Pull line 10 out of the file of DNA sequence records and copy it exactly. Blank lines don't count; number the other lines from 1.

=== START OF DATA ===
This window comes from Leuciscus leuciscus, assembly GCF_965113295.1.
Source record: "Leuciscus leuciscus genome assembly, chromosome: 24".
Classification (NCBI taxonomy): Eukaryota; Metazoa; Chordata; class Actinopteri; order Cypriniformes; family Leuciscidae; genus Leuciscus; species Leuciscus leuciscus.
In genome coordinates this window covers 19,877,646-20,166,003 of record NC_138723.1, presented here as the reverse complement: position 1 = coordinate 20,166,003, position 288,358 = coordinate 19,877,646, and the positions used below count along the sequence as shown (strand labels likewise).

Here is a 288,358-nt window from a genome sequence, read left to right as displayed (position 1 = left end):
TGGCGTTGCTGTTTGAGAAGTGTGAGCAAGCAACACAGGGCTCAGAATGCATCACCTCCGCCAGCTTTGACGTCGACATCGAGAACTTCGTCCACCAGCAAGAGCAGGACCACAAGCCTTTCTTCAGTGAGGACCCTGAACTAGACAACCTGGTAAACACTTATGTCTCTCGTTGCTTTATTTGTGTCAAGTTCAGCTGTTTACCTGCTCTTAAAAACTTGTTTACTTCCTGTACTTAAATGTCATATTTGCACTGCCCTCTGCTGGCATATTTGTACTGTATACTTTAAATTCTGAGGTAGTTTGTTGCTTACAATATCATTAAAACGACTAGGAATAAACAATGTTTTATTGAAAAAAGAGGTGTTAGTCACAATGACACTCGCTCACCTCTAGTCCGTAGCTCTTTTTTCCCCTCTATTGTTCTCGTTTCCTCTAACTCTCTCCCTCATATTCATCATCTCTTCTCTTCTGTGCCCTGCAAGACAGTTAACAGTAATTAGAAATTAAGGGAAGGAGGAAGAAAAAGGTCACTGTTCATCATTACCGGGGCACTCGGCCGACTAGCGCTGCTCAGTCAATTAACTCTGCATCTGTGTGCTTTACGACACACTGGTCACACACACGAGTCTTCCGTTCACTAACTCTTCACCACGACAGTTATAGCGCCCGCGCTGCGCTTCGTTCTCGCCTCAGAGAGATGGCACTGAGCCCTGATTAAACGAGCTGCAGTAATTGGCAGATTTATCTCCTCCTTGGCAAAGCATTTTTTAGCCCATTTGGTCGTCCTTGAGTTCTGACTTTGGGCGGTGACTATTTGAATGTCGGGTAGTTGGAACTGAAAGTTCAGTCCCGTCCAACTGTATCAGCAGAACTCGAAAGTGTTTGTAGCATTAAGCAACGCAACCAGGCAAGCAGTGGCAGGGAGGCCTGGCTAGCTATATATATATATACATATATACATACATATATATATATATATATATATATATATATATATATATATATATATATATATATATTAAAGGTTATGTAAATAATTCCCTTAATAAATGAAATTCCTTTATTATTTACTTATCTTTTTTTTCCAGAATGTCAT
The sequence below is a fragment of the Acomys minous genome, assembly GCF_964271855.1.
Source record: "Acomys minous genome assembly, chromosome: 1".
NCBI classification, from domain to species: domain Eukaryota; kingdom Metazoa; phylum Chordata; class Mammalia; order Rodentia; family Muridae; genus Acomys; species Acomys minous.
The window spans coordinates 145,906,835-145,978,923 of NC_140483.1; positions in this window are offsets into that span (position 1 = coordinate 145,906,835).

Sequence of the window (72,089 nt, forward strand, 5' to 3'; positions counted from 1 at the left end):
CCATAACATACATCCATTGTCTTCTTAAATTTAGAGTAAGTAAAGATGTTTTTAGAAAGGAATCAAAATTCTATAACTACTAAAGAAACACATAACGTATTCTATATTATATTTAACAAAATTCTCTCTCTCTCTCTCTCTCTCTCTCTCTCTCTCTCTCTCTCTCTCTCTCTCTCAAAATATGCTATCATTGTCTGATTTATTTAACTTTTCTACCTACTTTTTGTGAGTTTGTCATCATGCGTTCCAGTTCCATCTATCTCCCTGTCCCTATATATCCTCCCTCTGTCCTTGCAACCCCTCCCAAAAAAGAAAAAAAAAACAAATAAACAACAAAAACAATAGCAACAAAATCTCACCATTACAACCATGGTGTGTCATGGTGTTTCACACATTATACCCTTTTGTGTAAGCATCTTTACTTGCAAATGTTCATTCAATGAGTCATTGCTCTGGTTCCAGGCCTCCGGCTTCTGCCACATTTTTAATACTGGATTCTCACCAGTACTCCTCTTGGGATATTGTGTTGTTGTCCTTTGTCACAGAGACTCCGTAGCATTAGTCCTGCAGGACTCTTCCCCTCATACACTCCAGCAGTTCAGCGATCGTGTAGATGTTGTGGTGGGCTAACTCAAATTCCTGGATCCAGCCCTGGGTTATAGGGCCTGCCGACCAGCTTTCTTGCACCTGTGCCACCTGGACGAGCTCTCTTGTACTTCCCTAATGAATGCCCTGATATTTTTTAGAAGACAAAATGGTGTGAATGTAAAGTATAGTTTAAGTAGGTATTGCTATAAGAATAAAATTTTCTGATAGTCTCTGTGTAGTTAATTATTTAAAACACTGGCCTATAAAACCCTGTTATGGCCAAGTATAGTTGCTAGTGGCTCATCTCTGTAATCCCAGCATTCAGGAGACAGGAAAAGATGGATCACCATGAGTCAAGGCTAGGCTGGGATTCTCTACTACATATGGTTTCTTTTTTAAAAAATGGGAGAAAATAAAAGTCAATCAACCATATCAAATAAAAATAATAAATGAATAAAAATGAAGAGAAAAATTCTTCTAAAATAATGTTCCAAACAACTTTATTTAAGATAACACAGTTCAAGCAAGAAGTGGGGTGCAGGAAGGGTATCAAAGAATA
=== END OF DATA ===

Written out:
The window spans coordinates 145,906,835-145,978,923 of NC_140483.1; positions in this window are offsets into that span (position 1 = coordinate 145,906,835).